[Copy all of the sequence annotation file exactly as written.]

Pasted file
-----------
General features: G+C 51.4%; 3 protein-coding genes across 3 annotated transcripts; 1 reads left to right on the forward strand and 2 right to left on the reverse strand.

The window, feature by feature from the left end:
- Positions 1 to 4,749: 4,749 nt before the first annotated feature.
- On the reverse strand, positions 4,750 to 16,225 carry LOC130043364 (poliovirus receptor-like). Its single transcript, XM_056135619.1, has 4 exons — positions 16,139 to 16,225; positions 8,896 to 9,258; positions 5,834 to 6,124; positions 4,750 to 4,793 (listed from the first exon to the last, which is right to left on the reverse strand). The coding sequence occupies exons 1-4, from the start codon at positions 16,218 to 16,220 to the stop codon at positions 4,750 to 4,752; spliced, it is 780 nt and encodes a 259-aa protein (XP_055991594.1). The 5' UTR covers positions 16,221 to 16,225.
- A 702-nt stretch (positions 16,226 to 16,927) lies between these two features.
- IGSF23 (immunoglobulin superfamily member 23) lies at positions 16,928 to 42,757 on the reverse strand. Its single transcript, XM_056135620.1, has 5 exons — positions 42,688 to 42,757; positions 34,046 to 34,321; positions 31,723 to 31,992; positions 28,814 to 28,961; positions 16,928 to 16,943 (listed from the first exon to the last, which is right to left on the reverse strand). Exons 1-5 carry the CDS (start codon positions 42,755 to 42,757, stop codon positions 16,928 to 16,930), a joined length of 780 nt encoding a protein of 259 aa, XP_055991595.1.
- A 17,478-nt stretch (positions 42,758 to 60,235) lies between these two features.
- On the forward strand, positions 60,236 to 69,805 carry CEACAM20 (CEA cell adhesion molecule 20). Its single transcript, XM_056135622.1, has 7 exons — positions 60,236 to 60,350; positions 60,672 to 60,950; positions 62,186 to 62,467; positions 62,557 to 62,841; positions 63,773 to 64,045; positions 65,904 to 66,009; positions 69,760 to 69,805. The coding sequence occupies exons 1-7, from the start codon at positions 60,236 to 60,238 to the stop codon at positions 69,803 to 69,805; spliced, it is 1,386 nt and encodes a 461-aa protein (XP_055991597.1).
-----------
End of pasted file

General features: G+C 51.4%; 3 protein-coding genes across 3 annotated transcripts; 1 reads left to right on the forward strand and 2 right to left on the reverse strand.

The window, feature by feature from the left end:
- Positions 1 to 4,749: 4,749 nt before the first annotated feature.
- On the reverse strand, positions 4,750 to 16,225 carry LOC130043364 (poliovirus receptor-like). Its single transcript, XM_056135619.1, has 4 exons — positions 16,139 to 16,225; positions 8,896 to 9,258; positions 5,834 to 6,124; positions 4,750 to 4,793 (listed from the first exon to the last, which is right to left on the reverse strand). The coding sequence occupies exons 1-4, from the start codon at positions 16,218 to 16,220 to the stop codon at positions 4,750 to 4,752; spliced, it is 780 nt and encodes a 259-aa protein (XP_055991594.1). The 5' UTR covers positions 16,221 to 16,225.
- A 702-nt stretch (positions 16,226 to 16,927) lies between these two features.
- IGSF23 (immunoglobulin superfamily member 23) lies at positions 16,928 to 42,757 on the reverse strand. Its single transcript, XM_056135620.1, has 5 exons — positions 42,688 to 42,757; positions 34,046 to 34,321; positions 31,723 to 31,992; positions 28,814 to 28,961; positions 16,928 to 16,943 (listed from the first exon to the last, which is right to left on the reverse strand). Exons 1-5 carry the CDS (start codon positions 42,755 to 42,757, stop codon positions 16,928 to 16,930), a joined length of 780 nt encoding a protein of 259 aa, XP_055991595.1.
- A 17,478-nt stretch (positions 42,758 to 60,235) lies between these two features.
- On the forward strand, positions 60,236 to 69,805 carry CEACAM20 (CEA cell adhesion molecule 20). Its single transcript, XM_056135622.1, has 7 exons — positions 60,236 to 60,350; positions 60,672 to 60,950; positions 62,186 to 62,467; positions 62,557 to 62,841; positions 63,773 to 64,045; positions 65,904 to 66,009; positions 69,760 to 69,805. The coding sequence occupies exons 1-7, from the start codon at positions 60,236 to 60,238 to the stop codon at positions 69,803 to 69,805; spliced, it is 1,386 nt and encodes a 461-aa protein (XP_055991597.1).